So I know this blog is meant to be all about living life plastic-free, however I want to take a small detour into my recent experience with anaphylaxis: an allergic reaction to bee stings.
Now you might find this quite strange, however one of my inspirations to start living without waste was from studying and working with honey bees. I was in awe at how they could build whole colonies out of natural substances, and when they swarm away, the remnants of their old home swiftly decays, leaving no waste. What’s more, all of their products (such as honey and beeswax) are incredibly useful to other animals, including humans, and so whatever is produced by bees can be reused.
Perhaps I shall write more about my bee influence in another post, but today I shall focus on anaphylaxis, as on August 1st 2016, I was stung by one of the workers from my hive, and the experience was pretty awful. Here I just want to record the day’s events, and then give some safety suggestions, not only to those working with bees, but also for those that are outside in the sun, where many different pollinators like honey bees may be flying around.
So I was working outside in the afternoon with the bees. Normally I do not wear a beesuit, because the bees here are much less aggressive than those hives that I have previously worked with. But a particularly angry bee came along and tried to attack my black wristband, and then when she was unsuccessful, she went for my dark hair instead. She stung my head. I attempted to catch her, but I couldn’t, so I went inside the lab for help, knowing that she could not hurt anyone else. My supervisor swiftly removed the bee and the sting, but then the symptoms started.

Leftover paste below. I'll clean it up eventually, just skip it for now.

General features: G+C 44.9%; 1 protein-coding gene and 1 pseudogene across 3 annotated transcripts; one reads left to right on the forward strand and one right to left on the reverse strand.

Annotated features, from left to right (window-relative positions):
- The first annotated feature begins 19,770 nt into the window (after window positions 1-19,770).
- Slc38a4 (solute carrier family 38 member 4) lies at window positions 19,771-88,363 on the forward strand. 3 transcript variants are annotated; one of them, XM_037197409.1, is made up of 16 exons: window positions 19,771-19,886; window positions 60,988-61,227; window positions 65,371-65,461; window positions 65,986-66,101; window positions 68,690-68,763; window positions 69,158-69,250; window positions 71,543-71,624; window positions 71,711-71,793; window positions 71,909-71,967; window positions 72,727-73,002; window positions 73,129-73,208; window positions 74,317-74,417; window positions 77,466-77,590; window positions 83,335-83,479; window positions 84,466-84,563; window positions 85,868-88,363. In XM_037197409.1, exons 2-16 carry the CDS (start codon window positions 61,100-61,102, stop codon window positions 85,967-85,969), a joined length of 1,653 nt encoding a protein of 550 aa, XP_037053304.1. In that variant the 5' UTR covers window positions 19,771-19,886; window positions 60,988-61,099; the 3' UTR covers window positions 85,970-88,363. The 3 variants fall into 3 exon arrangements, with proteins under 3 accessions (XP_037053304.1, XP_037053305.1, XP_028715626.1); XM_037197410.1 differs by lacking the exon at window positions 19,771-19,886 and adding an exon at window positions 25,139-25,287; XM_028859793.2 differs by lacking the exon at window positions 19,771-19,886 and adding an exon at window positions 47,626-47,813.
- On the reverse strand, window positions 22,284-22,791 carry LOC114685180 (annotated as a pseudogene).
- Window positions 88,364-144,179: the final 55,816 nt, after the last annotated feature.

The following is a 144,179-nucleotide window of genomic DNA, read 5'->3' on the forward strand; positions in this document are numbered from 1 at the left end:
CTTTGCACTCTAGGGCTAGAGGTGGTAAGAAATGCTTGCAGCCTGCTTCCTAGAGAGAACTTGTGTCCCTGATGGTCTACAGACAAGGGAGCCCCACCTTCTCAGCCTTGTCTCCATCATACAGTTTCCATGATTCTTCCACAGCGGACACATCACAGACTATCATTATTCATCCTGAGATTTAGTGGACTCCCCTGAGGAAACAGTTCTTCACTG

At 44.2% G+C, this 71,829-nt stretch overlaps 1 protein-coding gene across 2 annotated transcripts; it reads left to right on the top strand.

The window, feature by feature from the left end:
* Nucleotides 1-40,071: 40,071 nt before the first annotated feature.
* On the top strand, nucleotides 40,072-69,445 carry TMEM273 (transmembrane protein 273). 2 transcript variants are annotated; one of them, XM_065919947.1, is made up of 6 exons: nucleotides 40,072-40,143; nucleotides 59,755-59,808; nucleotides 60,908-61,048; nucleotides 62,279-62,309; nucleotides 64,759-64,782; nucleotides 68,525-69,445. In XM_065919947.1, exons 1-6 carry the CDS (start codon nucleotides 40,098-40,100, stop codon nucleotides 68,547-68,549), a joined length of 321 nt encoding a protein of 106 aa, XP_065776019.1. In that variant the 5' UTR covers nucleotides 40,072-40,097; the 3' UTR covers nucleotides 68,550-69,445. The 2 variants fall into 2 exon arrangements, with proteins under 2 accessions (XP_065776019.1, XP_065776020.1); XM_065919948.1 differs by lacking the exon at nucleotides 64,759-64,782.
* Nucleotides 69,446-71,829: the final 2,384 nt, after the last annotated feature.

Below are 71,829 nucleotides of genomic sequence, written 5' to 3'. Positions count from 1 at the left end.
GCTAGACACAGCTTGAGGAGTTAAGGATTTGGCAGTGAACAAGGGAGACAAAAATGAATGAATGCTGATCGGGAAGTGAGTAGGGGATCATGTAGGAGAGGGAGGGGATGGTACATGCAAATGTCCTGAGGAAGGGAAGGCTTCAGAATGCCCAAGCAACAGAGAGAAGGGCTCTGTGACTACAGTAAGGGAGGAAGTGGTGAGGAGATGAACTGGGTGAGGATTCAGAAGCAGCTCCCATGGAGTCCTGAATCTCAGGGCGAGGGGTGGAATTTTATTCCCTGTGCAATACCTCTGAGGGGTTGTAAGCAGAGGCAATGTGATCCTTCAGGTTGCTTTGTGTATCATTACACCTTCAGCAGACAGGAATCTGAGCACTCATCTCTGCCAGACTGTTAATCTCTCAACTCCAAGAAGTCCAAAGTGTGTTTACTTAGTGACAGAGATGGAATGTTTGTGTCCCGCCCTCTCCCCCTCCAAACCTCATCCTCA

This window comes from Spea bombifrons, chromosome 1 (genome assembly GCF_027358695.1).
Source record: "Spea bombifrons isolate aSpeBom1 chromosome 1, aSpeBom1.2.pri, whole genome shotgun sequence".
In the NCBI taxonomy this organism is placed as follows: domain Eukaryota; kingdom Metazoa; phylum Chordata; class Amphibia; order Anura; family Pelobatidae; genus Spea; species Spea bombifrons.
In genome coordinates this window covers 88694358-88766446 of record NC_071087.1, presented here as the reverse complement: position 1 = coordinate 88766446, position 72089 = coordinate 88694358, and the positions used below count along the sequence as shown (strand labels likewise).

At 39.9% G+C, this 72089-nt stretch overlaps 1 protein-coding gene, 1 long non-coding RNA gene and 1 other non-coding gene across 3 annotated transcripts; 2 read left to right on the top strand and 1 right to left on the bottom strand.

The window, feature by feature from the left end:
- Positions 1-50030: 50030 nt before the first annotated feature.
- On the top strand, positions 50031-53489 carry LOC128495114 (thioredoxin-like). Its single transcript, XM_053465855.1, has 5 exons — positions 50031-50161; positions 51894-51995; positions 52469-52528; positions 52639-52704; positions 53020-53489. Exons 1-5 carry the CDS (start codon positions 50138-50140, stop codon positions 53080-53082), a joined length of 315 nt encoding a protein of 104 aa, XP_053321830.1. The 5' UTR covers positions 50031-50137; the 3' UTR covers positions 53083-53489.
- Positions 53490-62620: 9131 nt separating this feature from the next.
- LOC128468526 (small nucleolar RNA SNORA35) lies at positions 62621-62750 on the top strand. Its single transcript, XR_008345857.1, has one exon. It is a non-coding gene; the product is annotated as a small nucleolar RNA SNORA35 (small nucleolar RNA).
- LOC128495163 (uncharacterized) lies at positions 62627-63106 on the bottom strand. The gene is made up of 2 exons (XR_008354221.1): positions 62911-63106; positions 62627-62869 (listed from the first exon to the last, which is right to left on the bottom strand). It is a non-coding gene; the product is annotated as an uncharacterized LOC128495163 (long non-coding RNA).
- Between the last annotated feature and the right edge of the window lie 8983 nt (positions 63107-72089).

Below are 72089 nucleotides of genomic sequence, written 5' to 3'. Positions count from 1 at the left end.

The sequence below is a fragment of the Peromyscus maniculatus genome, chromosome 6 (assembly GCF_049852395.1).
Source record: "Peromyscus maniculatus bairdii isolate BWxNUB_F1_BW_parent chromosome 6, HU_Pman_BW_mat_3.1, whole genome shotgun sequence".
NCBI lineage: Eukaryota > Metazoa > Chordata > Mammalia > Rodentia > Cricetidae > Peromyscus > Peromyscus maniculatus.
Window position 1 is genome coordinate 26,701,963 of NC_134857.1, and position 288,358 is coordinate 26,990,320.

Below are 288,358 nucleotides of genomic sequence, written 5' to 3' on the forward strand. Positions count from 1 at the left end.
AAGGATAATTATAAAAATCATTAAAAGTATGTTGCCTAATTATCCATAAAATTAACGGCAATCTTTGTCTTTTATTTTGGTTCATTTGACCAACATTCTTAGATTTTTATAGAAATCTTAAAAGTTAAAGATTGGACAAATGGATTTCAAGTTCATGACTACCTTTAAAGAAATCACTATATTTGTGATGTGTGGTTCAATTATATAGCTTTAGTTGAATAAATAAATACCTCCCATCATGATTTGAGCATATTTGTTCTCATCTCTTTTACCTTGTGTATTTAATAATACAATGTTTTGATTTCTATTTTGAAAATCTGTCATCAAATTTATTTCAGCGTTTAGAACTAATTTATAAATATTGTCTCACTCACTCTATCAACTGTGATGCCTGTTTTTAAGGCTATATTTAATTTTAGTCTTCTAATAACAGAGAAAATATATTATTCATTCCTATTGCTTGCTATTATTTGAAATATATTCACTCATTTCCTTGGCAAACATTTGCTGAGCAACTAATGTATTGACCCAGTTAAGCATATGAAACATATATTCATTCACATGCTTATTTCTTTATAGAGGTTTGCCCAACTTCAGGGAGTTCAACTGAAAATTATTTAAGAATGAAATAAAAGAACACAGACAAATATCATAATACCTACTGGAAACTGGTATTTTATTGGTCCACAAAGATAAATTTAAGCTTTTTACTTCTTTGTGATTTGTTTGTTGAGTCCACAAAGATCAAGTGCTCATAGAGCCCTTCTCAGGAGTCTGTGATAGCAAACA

Of course, the sting was painful, but there was relatively little swelling because of the location. However I then started to get a tingling sensation in my mouth and throat, and by the time I had been given cortisone, my lips were very swollen. My legs broke into hives (no pun intended) and I was struggling to breathe and going into shock. I also couldn’t support my body up and kept falling due to the weakness in my legs. It actually felt like I was really drunk, but I have no idea how the medication had contributed to that feeling. My supervisor described me looking like a zombie…